"The people of San Diego have a right to an open and honest government. We are committed to ensuring that San Diego is represented by officials who are free from corrupt influences."
-U.S. Attorney Carol Lam
Well, Carol, if that's the way you feel about things, let's get busy checking into those sweetheart deals for developers and sports-team owners.
In San Diego, we've heard the steady drip, drip, drip of political corruption for at least a decade, and law enforcement's typical reaction has been, "Huh?" Now that the local U.S. attorney has raised the bar in terms of what she expects of local government, there's no time like the present to start kicking some corrupt butt.
It should come as no surprise that the powers over at the Union-Tribune are frantically feeding on the chum of the City Hall-a-Go-Go story, wasting no time in calling for the heads of Councilmembers Michael Zucchet, Charles Lewis and Ralphie Inzunza. The U-T, in an editorial the day after the indictments, said its call for the councilmen's resignations mirrored its recommendation two years prior when then-Councilmember Valerie Stallings was facing similar pleas to quit.
But Stallings, a major proponent of the downtown ballpark who benefited remarkably from her relationship with Padres owner John Moores, admitted early on that she had suffered from a serious ethical lapse in judgment. She eventually admitted to violating two state misdemeanors, but the U.S. Attorney's office was quick to point out-almost surreally-that Moores had not attempted to buy political favor with the company stock, airplane tickets, use of a car and his Carmel home that he provided to Stallings.
"John Moores did not commit a violation of law. It is not a crime to give gifts to public officials," said U.S. Attorney Gregory Vega, Lam's predecessor, at a January 2001 news conference immediately following Stallings' resignation.
That was also the opinion of then-District Attorney Paul Pfingst, who now spends his time on the sidelines giving his two-bit opinions to any television station that will listen. Vega now sits on the city's see-no-evil Ethics Commission, which has hand-slapped only two local politicians and one political insider since it began its alleged pursuit of political corruption last year.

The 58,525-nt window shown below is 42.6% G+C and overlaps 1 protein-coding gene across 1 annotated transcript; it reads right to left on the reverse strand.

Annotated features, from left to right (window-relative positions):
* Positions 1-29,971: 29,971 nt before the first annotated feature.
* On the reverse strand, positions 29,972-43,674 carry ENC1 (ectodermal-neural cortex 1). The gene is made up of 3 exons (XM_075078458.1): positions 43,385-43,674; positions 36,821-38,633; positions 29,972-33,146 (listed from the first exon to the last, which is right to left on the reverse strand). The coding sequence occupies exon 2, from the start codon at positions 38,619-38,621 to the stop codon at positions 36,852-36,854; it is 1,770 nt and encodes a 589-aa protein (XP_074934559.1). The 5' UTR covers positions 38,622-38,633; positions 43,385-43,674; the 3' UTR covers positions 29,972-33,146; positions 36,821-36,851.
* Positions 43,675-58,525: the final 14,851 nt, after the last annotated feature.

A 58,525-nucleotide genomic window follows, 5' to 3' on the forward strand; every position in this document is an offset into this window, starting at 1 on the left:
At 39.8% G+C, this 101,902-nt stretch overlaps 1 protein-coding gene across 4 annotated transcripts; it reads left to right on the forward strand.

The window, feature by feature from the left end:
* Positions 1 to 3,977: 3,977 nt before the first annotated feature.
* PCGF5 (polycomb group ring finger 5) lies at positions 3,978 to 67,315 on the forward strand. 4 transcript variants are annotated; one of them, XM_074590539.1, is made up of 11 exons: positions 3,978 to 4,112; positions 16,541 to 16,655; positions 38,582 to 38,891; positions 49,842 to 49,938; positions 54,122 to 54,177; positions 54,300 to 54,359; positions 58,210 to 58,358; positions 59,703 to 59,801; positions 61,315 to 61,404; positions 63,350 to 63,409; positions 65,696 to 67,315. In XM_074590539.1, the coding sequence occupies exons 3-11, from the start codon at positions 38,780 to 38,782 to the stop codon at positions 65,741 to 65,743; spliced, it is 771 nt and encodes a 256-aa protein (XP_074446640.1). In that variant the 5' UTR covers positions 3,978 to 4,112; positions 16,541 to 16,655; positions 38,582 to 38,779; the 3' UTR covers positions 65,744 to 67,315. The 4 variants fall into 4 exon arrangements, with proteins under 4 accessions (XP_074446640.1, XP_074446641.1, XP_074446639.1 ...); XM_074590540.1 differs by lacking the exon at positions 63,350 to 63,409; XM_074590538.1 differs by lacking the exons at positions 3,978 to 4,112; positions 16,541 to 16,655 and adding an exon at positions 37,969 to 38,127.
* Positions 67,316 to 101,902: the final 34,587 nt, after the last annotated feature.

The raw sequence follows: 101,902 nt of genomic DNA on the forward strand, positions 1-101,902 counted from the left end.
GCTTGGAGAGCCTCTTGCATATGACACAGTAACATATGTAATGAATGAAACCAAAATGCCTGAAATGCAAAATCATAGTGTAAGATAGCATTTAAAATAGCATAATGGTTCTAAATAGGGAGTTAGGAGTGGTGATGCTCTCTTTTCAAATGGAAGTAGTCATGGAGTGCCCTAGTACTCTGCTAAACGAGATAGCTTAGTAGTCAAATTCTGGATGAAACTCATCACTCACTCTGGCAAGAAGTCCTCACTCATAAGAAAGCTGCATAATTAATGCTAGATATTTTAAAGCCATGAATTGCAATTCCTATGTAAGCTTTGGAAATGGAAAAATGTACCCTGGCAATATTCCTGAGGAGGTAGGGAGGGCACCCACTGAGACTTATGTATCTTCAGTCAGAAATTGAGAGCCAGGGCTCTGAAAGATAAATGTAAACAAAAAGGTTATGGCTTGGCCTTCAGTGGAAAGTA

"We've had at least eight years-counting the prior DA administration and the current city attorney's run-where there's been absolutely no political-corruption enforcement whatsoever," said Michael Aguirre, who is running to replace termed-out City Attorney Casey Gwinn. Lam "has raised the bar, and if all of us are going to come together as a community to clean up San Diego, then that means that we have to apply it across the board.... We need to open the eyes and apply the law."
The U-T may have shown its hand last week when it quickly glommed on to the notion that the petroleum-based tank farms situated to the east of Qualcomm Stadium might be reason enough to declare the stadium site blighted, a finding required to create a redevelopment area and pave the way for the Chargers' plans there.
Whether those plans are at the heart of the U-T's foaming-at-the-mouth coverage of the strip-club indictments can only be speculated upon at this point, but Aguirre sees the writing on the wall. "They can't write editorials saying people should resign for moral reasons so they can hurry up and start approving more immoral policies," he cautioned.
The daily, repetitive pounding that the U-T has decided to dole out on the three councilmembers does little to propel the story forward. The paper has even misquoted the indictment in its fervor to get rid of the three labor-backed councilmen.
On Sunday, in its "Notable & Quotable" editorial column, the U-T incorrectly has indicted Las Vegas lobbyist Lance Malone telling Zucchet, "Just get the item on the agenda" and "we'll do the rest." The indictment actually alleges that Malone said "we'll deal with the rest."
The rest of what? The remaining councilmembers who took stripper money? (Remember that councilmembers Toni Atkins and Jim "MadDog" Madaffer benefited from the strip club's largesse as well, in the form of campaign contributions, and where was this alleged rewrite of the "no-touch" law going to go without the support of a majority of councilmembers? And just what was the role of local cops in this scheme? Did they indeed tell the indicted that they wanted the law rewritten?)
So, might the U-T have benefited from its kid-glove handling of Moores? In its Sunday edition, the U-T included a story about the Omni Hotel-actually a hotel with mega-priced condos built above-that Moores is building next door to the downtown ballpark. The story said the Copley Press, owner of the U-T, "has bought two of the units and plans to combine them into a suite to be used principally for business entertainment."
Moores, meanwhile, has purchased the 9,000-square-foot top floor for $9 million, the story added.
If this all sounds just a bit too cozy, then you just haven't been around town long enough to watch the conservative paper intermingle with the glitterati.
"The big and powerful have to be invited to the same party," Aguirre said about leveling the playing field to root out true corruption among local politicos. "The big and powerful need to come to the bar of justice as well. The law needs to be just as powerfully enforced against the rich and powerful as it is against the individual."
Some political observers suggest that the religious fanaticism that trickles down from the country's top prosecutor, U.S. Attorney John Aschroft, may have played a role in the current council indictments. "I call it the "ick' factor," said one City Hall worker. "Why go after developers when you can go after strip-club owners?"
If you're the U-T, why indeed?